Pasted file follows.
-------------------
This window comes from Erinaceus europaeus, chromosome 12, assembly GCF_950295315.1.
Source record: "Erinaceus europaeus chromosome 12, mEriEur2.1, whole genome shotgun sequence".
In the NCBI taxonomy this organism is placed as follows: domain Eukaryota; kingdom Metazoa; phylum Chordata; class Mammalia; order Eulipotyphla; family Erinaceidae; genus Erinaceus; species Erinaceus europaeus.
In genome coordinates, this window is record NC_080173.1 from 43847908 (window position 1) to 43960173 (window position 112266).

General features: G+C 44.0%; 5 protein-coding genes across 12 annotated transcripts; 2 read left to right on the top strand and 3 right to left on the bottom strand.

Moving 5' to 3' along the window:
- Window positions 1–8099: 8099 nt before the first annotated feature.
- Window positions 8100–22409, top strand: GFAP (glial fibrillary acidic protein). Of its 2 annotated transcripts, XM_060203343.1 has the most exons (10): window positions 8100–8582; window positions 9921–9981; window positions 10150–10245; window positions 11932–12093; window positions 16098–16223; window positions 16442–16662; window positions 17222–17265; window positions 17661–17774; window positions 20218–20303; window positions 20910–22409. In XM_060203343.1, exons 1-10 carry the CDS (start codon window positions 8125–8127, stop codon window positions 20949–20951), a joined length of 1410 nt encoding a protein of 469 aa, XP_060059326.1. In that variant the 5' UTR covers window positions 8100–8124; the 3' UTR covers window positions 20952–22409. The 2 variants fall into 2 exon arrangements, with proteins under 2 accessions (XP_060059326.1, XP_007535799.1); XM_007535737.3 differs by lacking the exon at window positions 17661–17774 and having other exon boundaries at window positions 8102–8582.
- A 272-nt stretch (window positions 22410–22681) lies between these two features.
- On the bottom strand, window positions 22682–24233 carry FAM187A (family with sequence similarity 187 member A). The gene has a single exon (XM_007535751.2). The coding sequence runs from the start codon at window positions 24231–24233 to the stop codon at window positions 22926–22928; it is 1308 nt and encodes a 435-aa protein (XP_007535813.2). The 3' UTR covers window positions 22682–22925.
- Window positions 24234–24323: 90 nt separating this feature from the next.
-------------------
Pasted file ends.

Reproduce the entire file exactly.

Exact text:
This window comes from Erinaceus europaeus, chromosome 12, assembly GCF_950295315.1.
Source record: "Erinaceus europaeus chromosome 12, mEriEur2.1, whole genome shotgun sequence".
In the NCBI taxonomy this organism is placed as follows: domain Eukaryota; kingdom Metazoa; phylum Chordata; class Mammalia; order Eulipotyphla; family Erinaceidae; genus Erinaceus; species Erinaceus europaeus.
In genome coordinates, this window is record NC_080173.1 from 43847908 (window position 1) to 43960173 (window position 112266).

General features: G+C 44.0%; 5 protein-coding genes across 12 annotated transcripts; 2 read left to right on the top strand and 3 right to left on the bottom strand.

Moving 5' to 3' along the window:
- Window positions 1–8099: 8099 nt before the first annotated feature.
- Window positions 8100–22409, top strand: GFAP (glial fibrillary acidic protein). Of its 2 annotated transcripts, XM_060203343.1 has the most exons (10): window positions 8100–8582; window positions 9921–9981; window positions 10150–10245; window positions 11932–12093; window positions 16098–16223; window positions 16442–16662; window positions 17222–17265; window positions 17661–17774; window positions 20218–20303; window positions 20910–22409. In XM_060203343.1, exons 1-10 carry the CDS (start codon window positions 8125–8127, stop codon window positions 20949–20951), a joined length of 1410 nt encoding a protein of 469 aa, XP_060059326.1. In that variant the 5' UTR covers window positions 8100–8124; the 3' UTR covers window positions 20952–22409. The 2 variants fall into 2 exon arrangements, with proteins under 2 accessions (XP_060059326.1, XP_007535799.1); XM_007535737.3 differs by lacking the exon at window positions 17661–17774 and having other exon boundaries at window positions 8102–8582.
- A 272-nt stretch (window positions 22410–22681) lies between these two features.
- On the bottom strand, window positions 22682–24233 carry FAM187A (family with sequence similarity 187 member A). The gene has a single exon (XM_007535751.2). The coding sequence runs from the start codon at window positions 24231–24233 to the stop codon at window positions 22926–22928; it is 1308 nt and encodes a 435-aa protein (XP_007535813.2). The 3' UTR covers window positions 22682–22925.
- Window positions 24234–24323: 90 nt separating this feature from the next.